ANZAC Day: The Story of the Last Man Standing – DSA

ANZAC Day: The Story of the Last Man Standing

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Australian and New Zealand Army Corps

ANZAC day is a celebration of the bravery and patriotism of Australia and New Zealand’s courageous soldiers. It is a way to pay respect to the heroes who fought and died during the First World War which started in 1914. At this time, Australia and New Zealand were still under the control of the British Empire. 

The historic Gallipoli campaign carved the Australian and New Zealand Army Corps’ position in history. Volunteer soldiers valiantly went out to fight the battle to take over Constantinople, the capital of the Ottoman Empire of the Central Powers, even if the mission was deemed “impossible”. They landed at the Gallipoli Peninsula on 25 April 1915.

The soldiers stood their ground and fought for their country and the common good for 8 months. After all the deaths, bloodshed, and hardships with casualties up to 8,000, they were finally ordered to turn back and evacuate by the end of 1915. 

The tale of these heroes who courageously fought in the battle inspired many citizens of Australia and New Zealand. In 1916, it was then declared that 25 April would be the day that they will be remembered for their sacrifices and their commitment to upholding liberty. To this date, special events are being held in Australia and New Zealand each year to express their appreciation and remembrance of the legends of Gallipoli. Their hardships became a symbol for the promotion of the common good and belief that their respective countries are worth fighting and dying for.

ANZAC Day Celebration

To remember the soldiers who fought for Australia, we celebrate ANZAC Day through Commemorative services. These formal events are typically held on war memorials in the country.

The ceremony starts at dawn which is the time of the original landing of the soldiers in Gallipoli and then marches are done on major cities later in the day by ex-servicemen and women. After the ceremonies, families of the soldiers usually put red poppies beside their relative’s name in the Memorial’s Roll of Honor as they do on Remembrance Day services. Growing wild in the Gallipoli Peninsula, rosemary is typically worn during the celebration.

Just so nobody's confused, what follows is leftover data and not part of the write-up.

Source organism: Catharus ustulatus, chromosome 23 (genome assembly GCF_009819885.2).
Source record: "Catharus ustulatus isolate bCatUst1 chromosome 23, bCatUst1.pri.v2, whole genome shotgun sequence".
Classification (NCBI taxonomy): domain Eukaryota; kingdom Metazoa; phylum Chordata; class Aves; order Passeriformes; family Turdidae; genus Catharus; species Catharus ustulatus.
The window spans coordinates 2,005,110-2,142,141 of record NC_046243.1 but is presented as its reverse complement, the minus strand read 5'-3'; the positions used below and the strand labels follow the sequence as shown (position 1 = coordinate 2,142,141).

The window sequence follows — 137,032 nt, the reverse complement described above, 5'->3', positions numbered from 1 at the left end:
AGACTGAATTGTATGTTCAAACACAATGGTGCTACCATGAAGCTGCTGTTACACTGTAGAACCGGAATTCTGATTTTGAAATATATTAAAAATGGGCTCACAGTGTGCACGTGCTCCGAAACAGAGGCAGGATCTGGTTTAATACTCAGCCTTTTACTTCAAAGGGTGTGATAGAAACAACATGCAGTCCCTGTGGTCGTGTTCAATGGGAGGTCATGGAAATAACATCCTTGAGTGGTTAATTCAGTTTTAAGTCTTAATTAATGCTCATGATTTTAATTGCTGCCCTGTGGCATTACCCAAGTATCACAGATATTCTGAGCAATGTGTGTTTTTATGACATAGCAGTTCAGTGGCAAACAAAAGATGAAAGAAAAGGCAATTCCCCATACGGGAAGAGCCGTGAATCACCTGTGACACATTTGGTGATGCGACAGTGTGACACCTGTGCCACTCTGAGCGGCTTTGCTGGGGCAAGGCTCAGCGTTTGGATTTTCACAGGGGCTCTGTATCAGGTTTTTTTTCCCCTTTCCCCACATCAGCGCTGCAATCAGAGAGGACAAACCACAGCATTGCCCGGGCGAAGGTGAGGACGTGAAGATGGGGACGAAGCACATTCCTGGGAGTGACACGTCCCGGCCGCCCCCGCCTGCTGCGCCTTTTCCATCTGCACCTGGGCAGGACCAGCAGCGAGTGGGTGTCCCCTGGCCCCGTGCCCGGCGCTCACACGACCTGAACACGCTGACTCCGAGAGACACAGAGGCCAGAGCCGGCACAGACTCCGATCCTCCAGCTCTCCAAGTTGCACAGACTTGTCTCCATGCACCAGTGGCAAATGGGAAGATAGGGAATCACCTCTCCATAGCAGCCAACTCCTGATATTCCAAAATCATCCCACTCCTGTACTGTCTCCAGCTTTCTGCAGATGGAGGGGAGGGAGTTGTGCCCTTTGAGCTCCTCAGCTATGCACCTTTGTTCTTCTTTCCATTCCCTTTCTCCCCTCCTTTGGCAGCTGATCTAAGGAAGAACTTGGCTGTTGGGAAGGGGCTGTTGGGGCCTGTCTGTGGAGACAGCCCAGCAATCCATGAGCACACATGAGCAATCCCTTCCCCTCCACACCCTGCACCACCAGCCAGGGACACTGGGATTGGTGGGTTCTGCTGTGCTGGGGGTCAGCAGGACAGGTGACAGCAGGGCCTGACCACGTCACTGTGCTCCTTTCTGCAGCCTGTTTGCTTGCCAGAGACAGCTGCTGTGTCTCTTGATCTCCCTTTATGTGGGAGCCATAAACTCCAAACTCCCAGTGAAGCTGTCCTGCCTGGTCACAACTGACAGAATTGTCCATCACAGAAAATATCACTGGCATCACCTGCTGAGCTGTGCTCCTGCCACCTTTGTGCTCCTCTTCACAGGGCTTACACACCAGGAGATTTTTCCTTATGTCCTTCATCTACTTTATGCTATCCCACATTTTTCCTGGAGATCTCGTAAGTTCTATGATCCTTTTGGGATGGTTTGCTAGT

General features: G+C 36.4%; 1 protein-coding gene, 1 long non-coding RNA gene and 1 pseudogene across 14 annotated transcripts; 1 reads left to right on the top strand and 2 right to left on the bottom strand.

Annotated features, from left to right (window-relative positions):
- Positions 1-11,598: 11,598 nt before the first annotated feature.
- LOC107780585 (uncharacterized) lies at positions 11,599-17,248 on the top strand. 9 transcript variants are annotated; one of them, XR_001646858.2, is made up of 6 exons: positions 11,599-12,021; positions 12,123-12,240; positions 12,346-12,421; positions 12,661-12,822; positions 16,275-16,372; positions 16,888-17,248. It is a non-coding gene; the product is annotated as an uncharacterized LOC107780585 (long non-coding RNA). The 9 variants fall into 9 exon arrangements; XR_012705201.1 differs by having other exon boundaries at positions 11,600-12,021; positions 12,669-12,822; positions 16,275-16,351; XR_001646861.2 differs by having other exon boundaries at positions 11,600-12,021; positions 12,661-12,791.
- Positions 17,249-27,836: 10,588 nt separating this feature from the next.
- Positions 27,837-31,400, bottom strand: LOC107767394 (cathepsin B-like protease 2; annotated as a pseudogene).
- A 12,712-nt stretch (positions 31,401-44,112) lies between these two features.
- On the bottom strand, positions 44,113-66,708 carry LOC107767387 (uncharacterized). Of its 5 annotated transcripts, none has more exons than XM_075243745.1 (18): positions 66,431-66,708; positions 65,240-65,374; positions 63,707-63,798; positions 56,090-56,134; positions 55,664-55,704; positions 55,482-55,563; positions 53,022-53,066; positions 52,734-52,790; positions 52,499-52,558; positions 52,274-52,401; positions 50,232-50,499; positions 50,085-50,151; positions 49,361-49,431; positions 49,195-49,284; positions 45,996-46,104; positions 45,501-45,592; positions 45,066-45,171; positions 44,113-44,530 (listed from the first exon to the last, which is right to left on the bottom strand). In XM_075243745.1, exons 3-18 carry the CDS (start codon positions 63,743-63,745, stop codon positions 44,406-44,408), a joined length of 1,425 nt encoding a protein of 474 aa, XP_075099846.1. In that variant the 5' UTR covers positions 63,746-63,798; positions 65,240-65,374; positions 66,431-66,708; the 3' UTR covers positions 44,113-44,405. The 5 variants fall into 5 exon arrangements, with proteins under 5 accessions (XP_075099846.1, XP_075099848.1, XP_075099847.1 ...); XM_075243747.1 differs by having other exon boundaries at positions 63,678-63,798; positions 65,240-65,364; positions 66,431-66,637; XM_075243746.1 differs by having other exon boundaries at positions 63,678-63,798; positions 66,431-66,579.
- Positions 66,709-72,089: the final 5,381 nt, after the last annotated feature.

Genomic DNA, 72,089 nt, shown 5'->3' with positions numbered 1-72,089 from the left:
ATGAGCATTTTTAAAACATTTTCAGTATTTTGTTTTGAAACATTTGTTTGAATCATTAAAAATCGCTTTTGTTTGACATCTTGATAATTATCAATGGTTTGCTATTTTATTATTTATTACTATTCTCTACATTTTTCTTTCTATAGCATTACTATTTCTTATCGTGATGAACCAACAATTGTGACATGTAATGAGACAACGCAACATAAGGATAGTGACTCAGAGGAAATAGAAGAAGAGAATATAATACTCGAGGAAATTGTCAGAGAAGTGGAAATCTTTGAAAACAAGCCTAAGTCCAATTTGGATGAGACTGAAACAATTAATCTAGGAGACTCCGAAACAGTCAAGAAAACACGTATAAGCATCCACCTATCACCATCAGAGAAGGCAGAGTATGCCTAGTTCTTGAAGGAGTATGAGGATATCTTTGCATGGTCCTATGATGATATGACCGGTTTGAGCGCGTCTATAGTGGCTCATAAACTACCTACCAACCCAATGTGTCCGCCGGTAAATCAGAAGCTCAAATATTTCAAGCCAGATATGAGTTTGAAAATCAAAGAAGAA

Another item that is legally marketed in Australia is the ANZAC biscuit. In order for families to send food to their relatives during the war, they needed to ship one that is edible even after a long period of time of logistics, hence the biscuits. It became the staple diet in Gallipoli since it is high in nutritional value. It was also believed that ANZAC Biscuits were rock hard and tooth-breaking.

The Last Hero

The last surviving Anzac, Alec William Campbell, died on 17 May 2002. The war veteran was awarded after dying at 103 years old. 

Born in Launceston on 26 February 1899, Campbell studied at Scotch College during the break out of the First World War. 

With the eagerness to serve his country and in order to be granted enlistment to the army, on 2 July 1915, he falsified his age to 18 years and five months, when in fact, he was only fifteen. He was then designated to Gallipoli where he served and struggled until the evacuation time. 

The young Campbell saw men of his age die on the battlefield. He dodged bullets and survived while crawling the dirt, full of his comrade’s blood. He saw his mates being shot as he supplied them water, delivered messages, and stood sentry. He was lucky enough to not be hit by the snipers that were scattered around Gallipoli, although he wasn’t exempted from a lifelong injury that was brought by the war. He recalled to Jonathan King, the Author of ‘Gallipoli: Our Last Man Standing: The Extraordinary Life of Alec Campbell’, how he was bashed to the head by a rifle

“The fellow in front of me got shot and fell backwards into the trench, knocking me over, which could have saved my life.  He did not hit me, but he fell back and the rifle clouted me in the head.”

This resulted in an injury in the facial nerve of Alec’s cheek by his ears. He was discharged in August 1916 and became very ill after their campaign from Gallipoli. The flu haunted him for the rest of his life, still, he managed to last until the 21st century— evidence of his ever-resilient nature and hardworking attitude.

His veteran comrade, Roy Longmore, died in Melbourne in 2001 at the age of 106 making him the last ANZAC standing during that date. Later on, Campbell was dubbed not only the last remaining Australian but also the only person alive that has fought in Gallipoli during the disastrous war. This has made Campbell a man that is one in a million, as the last survivor of all the soldiers who participated in the eight-month standoff. 

After making it through the battle in the field and in life, Alec Campbell finally rested on 17 May 2002, after dying from Pneumonia. As per Governor-General Peter Hollingworth, the State Funeral did not only serve as a dedication to honour Campbell but also “an occasion for Australians to pause and reflect on the passing of the generation that gave us our identity and character as a nation”.